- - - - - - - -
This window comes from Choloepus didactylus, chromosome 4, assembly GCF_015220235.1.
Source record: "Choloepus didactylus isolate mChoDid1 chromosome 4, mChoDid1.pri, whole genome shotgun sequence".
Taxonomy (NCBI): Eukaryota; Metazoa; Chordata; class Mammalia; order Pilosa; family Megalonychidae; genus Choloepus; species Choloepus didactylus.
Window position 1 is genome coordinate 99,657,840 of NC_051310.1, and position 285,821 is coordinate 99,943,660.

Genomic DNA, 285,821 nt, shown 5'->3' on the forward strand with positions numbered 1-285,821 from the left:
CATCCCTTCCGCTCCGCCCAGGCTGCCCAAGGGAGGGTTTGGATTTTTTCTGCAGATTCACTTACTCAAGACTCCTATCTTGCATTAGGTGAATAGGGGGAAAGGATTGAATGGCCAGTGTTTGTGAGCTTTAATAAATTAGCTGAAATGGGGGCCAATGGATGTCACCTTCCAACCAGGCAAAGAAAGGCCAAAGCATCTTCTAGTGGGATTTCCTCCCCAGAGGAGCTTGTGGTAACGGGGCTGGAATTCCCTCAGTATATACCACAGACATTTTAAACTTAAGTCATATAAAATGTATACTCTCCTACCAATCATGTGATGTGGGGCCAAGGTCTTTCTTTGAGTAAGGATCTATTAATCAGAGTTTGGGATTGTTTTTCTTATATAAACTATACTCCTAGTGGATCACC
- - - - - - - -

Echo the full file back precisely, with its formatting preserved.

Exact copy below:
This window comes from Choloepus didactylus, chromosome 4, assembly GCF_015220235.1.
Source record: "Choloepus didactylus isolate mChoDid1 chromosome 4, mChoDid1.pri, whole genome shotgun sequence".
Taxonomy (NCBI): Eukaryota; Metazoa; Chordata; class Mammalia; order Pilosa; family Megalonychidae; genus Choloepus; species Choloepus didactylus.
Window position 1 is genome coordinate 99,657,840 of NC_051310.1, and position 285,821 is coordinate 99,943,660.

Genomic DNA, 285,821 nt, shown 5'->3' on the forward strand with positions numbered 1-285,821 from the left:
CATCCCTTCCGCTCCGCCCAGGCTGCCCAAGGGAGGGTTTGGATTTTTTCTGCAGATTCACTTACTCAAGACTCCTATCTTGCATTAGGTGAATAGGGGGAAAGGATTGAATGGCCAGTGTTTGTGAGCTTTAATAAATTAGCTGAAATGGGGGCCAATGGATGTCACCTTCCAACCAGGCAAAGAAAGGCCAAAGCATCTTCTAGTGGGATTTCCTCCCCAGAGGAGCTTGTGGTAACGGGGCTGGAATTCCCTCAGTATATACCACAGACATTTTAAACTTAAGTCATATAAAATGTATACTCTCCTACCAATCATGTGATGTGGGGCCAAGGTCTTTCTTTGAGTAAGGATCTATTAATCAGAGTTTGGGATTGTTTTTCTTATATAAACTATACTCCTAGTGGATCACC